Boston parent leaders say they are concerned about the departure of the top person in the special education program, a change that comes following a state audit highlighting the city’s troubled track record educating children with special needs.
Nadine Ekstrom, who served as a senior advisor in the Office of Special Education, resigned from her role leading the office for Boston Public Schools on Friday after just six months. Assistant Superintendent Ethan d’Ablemont Burnes, who had worked as the office’s director, was assigned a new role to make sure special needs students are in the classrooms best suited to their abilities.
The district said Superintendent Brenda Cassellius will be making an announcment of a new interim leader. Officials did not indicate when the announcement can be expected.
Two members of the Special Education Parent Advisory Council (SpEdPAC) board said they’re hearing from parents who are frustrated by the vacancy in leadership, particularly after a state audit described a special education department in disarray.
“It’s very — it’s scary, because these are children that … are basically already dealing with so many different challenges,” chairwoman Roxann Harvey said. “You know, people [parents] are trying to decipher what is going on in the system. And we’re struggling to do that.”
Boston Public Schools leaders are under intense scrutiny as state officials consider putting the district into receivership, effectively taking over the district.
An audit released by the Department of Elementary and Secondary Education last month found that Boston Public Schools has not adequately educated its most vulnerable students and described the special education program as in “systemic disarray.”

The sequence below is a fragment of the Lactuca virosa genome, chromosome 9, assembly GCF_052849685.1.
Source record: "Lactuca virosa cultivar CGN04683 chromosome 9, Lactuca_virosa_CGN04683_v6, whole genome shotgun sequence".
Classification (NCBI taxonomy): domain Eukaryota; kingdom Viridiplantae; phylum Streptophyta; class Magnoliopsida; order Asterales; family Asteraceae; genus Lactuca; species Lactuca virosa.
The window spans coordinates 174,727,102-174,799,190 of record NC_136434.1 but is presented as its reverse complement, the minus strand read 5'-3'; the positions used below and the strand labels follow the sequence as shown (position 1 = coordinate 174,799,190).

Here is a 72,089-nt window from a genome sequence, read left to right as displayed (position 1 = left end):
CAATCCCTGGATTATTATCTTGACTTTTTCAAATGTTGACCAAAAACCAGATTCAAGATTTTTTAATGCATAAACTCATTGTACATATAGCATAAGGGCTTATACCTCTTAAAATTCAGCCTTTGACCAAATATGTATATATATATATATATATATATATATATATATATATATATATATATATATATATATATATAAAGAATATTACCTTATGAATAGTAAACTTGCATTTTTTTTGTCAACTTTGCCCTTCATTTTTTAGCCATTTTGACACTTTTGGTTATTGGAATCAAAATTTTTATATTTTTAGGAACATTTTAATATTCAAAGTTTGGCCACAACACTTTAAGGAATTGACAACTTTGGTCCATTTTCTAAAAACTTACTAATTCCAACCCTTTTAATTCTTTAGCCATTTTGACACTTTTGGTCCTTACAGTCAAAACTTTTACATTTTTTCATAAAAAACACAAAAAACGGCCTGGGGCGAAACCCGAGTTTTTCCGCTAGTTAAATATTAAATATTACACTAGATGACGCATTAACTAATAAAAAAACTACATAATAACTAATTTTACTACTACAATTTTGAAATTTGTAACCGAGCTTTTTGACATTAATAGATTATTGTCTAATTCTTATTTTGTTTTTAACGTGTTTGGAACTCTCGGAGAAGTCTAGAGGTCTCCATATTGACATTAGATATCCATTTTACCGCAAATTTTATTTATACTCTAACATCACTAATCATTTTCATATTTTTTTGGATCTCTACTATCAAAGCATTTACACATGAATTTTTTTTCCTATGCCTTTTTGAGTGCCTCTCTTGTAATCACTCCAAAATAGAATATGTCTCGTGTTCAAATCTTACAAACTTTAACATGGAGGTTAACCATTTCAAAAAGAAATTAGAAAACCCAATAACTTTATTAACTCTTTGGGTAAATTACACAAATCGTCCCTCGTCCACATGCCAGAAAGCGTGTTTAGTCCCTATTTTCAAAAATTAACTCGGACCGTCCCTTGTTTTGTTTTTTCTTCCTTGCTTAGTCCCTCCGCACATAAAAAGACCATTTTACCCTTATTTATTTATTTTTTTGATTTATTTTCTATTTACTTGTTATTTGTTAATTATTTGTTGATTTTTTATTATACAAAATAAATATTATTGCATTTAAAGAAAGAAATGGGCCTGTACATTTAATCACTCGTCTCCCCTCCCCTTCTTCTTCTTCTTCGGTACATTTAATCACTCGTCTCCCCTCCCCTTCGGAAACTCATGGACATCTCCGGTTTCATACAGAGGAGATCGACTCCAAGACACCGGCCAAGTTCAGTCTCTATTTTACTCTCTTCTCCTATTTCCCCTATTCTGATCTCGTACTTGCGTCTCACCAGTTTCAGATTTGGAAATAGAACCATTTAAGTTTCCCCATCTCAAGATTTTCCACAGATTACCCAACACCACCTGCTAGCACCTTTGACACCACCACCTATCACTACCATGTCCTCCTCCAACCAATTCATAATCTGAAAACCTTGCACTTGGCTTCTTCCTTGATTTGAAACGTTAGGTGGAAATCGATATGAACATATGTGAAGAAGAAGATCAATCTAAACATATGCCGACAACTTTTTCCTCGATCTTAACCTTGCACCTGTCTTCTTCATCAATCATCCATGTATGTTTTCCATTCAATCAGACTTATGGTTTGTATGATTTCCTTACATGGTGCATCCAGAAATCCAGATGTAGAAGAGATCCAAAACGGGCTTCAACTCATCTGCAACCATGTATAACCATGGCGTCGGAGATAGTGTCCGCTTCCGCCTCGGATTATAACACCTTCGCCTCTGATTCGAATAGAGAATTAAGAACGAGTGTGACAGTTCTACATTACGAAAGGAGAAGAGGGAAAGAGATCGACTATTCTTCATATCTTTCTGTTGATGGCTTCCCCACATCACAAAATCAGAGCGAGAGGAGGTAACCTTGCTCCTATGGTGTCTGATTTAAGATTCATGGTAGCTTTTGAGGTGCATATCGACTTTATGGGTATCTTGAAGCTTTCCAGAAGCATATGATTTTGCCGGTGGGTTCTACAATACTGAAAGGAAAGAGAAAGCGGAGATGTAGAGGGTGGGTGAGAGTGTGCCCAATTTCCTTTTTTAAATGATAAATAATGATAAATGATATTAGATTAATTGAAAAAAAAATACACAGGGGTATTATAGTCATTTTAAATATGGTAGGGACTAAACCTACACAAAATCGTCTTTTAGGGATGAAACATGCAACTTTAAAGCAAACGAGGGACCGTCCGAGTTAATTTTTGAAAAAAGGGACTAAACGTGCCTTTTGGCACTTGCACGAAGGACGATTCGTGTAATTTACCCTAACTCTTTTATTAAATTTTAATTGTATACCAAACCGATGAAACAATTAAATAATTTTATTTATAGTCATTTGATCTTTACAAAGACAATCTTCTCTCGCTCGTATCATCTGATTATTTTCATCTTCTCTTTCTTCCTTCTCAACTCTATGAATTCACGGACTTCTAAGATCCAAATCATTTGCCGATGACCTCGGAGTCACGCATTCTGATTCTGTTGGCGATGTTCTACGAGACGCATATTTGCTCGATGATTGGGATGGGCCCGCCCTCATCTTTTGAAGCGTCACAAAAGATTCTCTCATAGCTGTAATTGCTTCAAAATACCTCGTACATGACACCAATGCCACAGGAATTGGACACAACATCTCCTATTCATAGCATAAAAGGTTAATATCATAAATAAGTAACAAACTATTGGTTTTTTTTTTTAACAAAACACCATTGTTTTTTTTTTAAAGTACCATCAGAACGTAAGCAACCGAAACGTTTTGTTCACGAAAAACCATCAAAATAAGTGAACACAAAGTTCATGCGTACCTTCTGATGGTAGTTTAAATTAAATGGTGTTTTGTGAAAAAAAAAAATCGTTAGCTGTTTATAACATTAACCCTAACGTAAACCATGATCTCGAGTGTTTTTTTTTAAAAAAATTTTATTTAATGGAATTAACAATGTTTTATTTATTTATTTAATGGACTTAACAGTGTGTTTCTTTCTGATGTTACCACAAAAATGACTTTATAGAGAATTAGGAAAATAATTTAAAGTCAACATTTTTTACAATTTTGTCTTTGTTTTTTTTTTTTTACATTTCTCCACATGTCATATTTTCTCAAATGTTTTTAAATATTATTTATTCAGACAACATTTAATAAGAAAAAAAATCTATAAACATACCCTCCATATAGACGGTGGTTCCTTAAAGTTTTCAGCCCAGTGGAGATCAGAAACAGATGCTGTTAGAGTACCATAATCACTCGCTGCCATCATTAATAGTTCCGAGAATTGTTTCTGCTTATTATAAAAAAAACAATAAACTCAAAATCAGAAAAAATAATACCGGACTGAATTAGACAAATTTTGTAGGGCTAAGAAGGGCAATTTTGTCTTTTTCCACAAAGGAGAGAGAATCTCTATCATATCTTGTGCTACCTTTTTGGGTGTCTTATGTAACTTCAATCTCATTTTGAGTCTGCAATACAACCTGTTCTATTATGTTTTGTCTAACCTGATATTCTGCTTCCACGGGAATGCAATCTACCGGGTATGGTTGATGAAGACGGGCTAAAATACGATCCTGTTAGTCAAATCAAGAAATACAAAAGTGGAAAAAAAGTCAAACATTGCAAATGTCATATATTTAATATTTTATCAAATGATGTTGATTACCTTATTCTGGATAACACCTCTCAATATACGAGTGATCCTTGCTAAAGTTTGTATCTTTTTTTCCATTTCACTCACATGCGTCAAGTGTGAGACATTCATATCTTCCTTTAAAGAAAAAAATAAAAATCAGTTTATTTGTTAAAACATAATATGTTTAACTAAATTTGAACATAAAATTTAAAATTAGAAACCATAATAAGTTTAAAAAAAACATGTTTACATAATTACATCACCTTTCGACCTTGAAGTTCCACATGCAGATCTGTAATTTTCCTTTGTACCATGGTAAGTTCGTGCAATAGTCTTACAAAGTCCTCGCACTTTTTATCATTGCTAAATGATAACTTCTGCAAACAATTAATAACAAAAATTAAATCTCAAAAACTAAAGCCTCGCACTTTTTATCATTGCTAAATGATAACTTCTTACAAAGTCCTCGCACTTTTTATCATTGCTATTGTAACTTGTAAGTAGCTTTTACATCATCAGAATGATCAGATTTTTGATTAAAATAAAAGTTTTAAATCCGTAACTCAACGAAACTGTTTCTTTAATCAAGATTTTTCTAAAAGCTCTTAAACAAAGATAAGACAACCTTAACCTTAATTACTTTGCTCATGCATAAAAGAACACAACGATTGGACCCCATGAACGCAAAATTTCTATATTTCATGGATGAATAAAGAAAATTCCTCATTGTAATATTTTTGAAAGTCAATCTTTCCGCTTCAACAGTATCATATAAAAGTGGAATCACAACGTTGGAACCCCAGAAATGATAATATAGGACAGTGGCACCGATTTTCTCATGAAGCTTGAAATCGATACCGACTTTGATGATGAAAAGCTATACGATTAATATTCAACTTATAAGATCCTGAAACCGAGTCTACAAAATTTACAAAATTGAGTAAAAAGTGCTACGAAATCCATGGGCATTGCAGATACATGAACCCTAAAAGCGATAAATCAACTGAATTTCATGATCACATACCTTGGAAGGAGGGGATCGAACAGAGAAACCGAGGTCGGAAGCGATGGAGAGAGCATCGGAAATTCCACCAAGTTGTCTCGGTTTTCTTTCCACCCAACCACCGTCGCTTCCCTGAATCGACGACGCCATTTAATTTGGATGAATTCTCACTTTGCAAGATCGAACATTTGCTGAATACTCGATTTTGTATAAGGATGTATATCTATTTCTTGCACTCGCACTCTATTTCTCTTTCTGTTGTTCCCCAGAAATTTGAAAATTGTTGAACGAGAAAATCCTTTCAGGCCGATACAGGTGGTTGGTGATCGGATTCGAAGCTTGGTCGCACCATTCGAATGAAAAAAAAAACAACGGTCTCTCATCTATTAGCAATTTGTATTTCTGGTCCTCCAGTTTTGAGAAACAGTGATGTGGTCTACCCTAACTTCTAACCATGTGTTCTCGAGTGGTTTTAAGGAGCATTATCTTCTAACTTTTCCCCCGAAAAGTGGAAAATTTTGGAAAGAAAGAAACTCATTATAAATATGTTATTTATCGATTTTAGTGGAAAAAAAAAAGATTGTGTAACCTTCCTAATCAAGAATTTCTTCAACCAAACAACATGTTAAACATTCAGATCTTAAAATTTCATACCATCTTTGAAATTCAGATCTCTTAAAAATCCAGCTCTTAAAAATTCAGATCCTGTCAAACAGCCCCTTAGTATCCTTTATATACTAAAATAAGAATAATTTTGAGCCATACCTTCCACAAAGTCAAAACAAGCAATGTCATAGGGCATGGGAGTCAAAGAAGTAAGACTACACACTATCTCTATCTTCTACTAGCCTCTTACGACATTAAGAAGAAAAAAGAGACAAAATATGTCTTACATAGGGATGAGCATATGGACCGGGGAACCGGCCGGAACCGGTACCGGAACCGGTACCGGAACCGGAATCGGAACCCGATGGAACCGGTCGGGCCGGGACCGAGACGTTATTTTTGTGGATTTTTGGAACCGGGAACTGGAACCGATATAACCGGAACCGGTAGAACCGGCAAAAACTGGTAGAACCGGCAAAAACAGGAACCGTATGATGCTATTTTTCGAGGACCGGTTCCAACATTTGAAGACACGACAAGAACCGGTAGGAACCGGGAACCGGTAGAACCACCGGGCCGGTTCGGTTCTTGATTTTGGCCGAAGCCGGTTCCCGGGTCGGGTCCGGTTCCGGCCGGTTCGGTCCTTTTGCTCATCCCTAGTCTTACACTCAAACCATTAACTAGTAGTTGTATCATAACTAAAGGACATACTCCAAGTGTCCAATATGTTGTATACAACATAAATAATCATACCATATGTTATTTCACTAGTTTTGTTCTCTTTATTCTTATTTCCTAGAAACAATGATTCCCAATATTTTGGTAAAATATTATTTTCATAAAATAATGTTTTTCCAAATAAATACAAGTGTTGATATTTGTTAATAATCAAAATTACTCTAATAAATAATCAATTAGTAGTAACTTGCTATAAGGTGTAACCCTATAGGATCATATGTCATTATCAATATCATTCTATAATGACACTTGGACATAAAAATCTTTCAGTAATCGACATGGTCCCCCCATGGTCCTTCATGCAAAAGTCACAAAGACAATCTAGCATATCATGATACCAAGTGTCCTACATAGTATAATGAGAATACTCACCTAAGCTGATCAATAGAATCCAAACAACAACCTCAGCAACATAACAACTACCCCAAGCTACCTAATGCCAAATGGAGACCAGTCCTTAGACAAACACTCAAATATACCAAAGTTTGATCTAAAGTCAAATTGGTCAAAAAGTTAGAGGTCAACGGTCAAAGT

“Leadership instability at the school committee, superintendent, and department level is endemic at BPS and continues to impede district improvement efforts and hamper support for school-level leaders and staff,” the report reads. “Rapid leadership turnover in departments serving English learners and students with disabilities, as well as operational departments, is especially concerning.”
The Office of English Language Learners has had five leaders since Cassellius took over nearly three years ago, according to the Boston Globe. The superintendent is also on her way out, leaving the district at the end of June. The district said d’Ablemont Burnes and another staffer, Lauren Viviani, will be in charge of the Special Education department until an interim director is named.
The state report criticized the district leadership’s “lack of urgency in improving special education services” and absence of well-understood policies and procedures. It also cited specific concerns around the way the schools disproportionately place Black and brown students in separate classrooms instead of placing them into the least restrictive learning environments possible. Fixes did not seem to be a priority, the report noted, saying that in the past two years, special education has only appeared on the Boston School Committee’s agenda once.
“Frustration on the part of families, advocates, and community members has reached a breaking point,” the audit said.
Charlie Kim, who is the treasurer of SpEdPAC and the parent of a special needs student, said the office is backlogged and parents with questions might not be getting timely answers about their child’s educational planning. Kim says Ekstrom came to the district just six months ago to continue d’Ablemont Burnes’ work to create a strategic plan for special education, but that effort has been halted as the district waits for a new superintendent.
“The management is chaotic, the leadership is chaotic,” Kim said.
Parents have been asking for a strategic plan for two to three years, Kim said, hoping it will help bring order to the office and guide funding decisions. According to Kim, parents have also been asking for the creation of a policy handbook to help parents and guardians of special education students know what to expect.
He further questioned why the district has not addressed backlogs in student evaluations and services, like meetings on individualized education plans for special needs students.
“There’s definitively a leadership issue,” Kim said. “Parents are correct when they say there’s urgency around it … We’ve been calling for this year after year.”
Kim and Harvey said they agree with the state’s analysis of the special education system in disarray, findings they say are not new. Both said that SpEdPAC has no plans to take a stance on receivership.